Criticizing Critical Commentators

Written by Josiah Nichols

November 16, 2021


Reading a good commentary can be really helpful when studying a passage of scripture. The right commentary will give the interpreter a little insight into the languages, culture, and historical context of a given passage. Yet, consulting commentaries should be last in the interpretation process. There are several reasons for this.[1]

  • Not all commentaries are equal. Some commentaries are more technical than others. Some commentaries are more pastoral.
  • All commentators have biases. Some commentators are positive toward the text. Other commentators are hostile to the text.
  • Not all commentators are equal. Some commentators have done more research than others on the passage. Some commentators also do not have access to all the information surrounding a passage and make bad judgements on a passage.
  • Internal evidence of understanding a passage is better than external evidence for understanding a passage.

With this information in mind, it is obvious why commentaries should be consulted last. The original author has a better understanding of what he means than a commentator thousands of years removed from the situation. It is best to look at what the passage says first, then the immediate and surrounding contexts of a passage, the historical context, how the immediate audience understood the text, and how other biblical writers understood the passage. These people had a far better understanding of the passage than “experts” today.

The biblical writers were very clear on the main things in Scripture. But that’s not to say that there aren’t some hard-to-understand passages.  But, they need to be interpreted in their context and in the light of the clear things in Scripture. As the Reformers used to say, Scripture interprets Scripture.

Critical commentators oftentimes do not just make obscure passages outlandish. They make clear passages obscure and then make outlandish statements about that passage.[2] This happens when historical narratives are involved like the creation account in Genesis. Since the growing influence of the theory of evolution, theologians have been trying to accommodate the theory and/or try to add millions of years into the clear six-day creation account.

In one otherwise good commentary, the author says millions of years can be interpreted into the creation account accurately, “If this language seems well suited to the hypothesis of creation by evolution (as the present writer thinks), this is not the only scheme it would allow, and its purpose is not to drop a special clue for the present age.”[3]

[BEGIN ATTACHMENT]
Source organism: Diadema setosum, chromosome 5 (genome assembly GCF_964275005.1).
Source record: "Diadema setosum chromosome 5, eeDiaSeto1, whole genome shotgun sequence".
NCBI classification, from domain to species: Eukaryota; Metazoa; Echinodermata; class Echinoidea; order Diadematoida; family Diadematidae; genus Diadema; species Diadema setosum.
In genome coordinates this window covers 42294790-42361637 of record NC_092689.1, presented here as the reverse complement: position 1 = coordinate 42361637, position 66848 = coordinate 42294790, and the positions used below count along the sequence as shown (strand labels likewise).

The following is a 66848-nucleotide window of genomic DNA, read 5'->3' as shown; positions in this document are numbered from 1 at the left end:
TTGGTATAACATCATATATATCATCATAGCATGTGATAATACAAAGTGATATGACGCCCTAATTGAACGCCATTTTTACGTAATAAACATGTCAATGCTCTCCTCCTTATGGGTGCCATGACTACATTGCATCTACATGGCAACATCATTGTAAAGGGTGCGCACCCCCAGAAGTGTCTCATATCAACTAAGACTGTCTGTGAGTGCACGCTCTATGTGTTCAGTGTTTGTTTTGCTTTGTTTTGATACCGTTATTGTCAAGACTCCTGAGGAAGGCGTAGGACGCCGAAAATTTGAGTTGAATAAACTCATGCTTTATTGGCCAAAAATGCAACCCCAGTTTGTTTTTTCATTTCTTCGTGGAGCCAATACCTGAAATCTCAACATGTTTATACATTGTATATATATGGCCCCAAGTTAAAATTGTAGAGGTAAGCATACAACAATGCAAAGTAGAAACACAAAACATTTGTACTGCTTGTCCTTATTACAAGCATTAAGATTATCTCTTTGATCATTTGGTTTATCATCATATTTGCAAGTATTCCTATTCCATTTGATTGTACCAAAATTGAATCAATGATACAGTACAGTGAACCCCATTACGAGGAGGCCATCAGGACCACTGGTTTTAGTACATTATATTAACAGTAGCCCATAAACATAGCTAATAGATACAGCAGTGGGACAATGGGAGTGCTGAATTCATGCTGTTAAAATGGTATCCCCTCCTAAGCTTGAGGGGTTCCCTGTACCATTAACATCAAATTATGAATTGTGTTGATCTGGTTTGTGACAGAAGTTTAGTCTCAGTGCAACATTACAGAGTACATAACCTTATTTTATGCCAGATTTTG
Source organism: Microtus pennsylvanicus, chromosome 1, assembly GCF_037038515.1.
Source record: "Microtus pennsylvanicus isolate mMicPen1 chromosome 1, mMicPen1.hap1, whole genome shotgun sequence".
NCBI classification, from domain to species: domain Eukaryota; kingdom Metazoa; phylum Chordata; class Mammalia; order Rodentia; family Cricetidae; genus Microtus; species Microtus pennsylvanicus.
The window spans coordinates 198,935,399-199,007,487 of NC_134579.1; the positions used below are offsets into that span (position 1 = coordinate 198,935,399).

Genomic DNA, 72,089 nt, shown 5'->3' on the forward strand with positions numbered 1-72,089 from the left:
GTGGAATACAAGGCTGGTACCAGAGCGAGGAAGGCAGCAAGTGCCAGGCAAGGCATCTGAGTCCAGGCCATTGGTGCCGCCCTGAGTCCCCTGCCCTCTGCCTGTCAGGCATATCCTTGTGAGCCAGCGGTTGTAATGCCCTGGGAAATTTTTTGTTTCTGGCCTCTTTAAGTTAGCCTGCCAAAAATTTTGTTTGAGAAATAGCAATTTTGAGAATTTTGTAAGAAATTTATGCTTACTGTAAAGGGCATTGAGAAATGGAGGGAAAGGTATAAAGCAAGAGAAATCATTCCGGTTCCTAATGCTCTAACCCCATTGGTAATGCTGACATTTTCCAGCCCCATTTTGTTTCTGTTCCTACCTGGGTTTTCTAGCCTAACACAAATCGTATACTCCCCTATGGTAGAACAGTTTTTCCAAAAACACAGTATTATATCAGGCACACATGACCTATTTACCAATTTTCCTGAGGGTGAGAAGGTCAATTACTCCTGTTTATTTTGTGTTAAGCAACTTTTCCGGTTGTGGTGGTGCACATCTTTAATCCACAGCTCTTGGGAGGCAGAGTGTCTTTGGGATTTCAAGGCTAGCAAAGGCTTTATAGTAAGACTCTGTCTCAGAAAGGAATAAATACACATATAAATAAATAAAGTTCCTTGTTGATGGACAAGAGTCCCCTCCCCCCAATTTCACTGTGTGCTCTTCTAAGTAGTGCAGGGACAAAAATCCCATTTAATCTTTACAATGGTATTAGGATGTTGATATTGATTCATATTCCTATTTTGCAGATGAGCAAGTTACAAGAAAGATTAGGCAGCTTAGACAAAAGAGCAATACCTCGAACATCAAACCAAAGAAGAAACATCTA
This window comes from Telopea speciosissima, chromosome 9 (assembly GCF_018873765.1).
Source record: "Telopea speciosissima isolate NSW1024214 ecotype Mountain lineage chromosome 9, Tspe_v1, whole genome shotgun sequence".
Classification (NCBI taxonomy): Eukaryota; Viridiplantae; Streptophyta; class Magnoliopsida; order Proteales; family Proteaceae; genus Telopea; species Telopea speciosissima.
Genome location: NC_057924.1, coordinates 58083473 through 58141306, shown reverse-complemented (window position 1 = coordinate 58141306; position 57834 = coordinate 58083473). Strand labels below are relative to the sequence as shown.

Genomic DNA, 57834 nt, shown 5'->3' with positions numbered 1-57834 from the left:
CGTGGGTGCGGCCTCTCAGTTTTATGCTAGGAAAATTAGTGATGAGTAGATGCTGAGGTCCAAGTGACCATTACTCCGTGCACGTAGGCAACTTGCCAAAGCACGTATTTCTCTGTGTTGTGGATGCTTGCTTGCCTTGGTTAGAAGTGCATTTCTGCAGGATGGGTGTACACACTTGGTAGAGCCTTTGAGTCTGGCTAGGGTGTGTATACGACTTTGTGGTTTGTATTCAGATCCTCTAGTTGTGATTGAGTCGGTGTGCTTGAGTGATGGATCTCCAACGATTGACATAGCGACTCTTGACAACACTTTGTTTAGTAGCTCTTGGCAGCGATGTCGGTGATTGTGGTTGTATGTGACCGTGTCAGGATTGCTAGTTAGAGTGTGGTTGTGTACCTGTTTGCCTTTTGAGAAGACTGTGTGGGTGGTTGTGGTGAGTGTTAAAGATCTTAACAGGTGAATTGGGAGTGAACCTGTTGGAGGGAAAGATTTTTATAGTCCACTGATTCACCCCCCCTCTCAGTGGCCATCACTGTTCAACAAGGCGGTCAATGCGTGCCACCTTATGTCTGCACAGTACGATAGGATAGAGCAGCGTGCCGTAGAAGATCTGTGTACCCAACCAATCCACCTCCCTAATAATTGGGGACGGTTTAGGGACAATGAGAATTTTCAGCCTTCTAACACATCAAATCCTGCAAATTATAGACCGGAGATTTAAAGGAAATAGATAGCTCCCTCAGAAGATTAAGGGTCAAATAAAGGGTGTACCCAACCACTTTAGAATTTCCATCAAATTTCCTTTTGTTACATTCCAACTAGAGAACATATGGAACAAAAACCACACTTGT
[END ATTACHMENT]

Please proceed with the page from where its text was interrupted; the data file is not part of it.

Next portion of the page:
Yet, a plain reading of the text will show all the signs of this being a historical narrative. It has God as the main character. He creates all things by speaking them into existence. He uses the formula morning and evening on each successive day. He uses numbers with each successive day. He creates things according to their kind, and they are blessed to reproduce according to their kind. God then finishes creation on the sixth day with the creation of mankind in His image. Then he rests on the seventh day. All of these internal evidences scream that creation is supposed to be interpreted as a six day account by personal divine creation, not evolution, death, or mutation.

As can be seen above, all commentators have their biases. Not every commentator is as good as another. One has to weigh the internal evidence against commentators in order to get a better understanding of the passage of Scripture.[4] I hope this has blessed you. More resources can be found at the store at Lord bless you.

[1] A similar list can be seen at

[2] One such commentator can be seen in the previously mentioned article.

[3] Derek, Kinder, Genesis: An Introduction and Commentary, Volume 1 of the Tyndale Old Testament Commentaries, (Downers Grove, Illinois. InterVarsity Press. 1967). 52

[4] For how to better understand how to interpret historical narratives check out and

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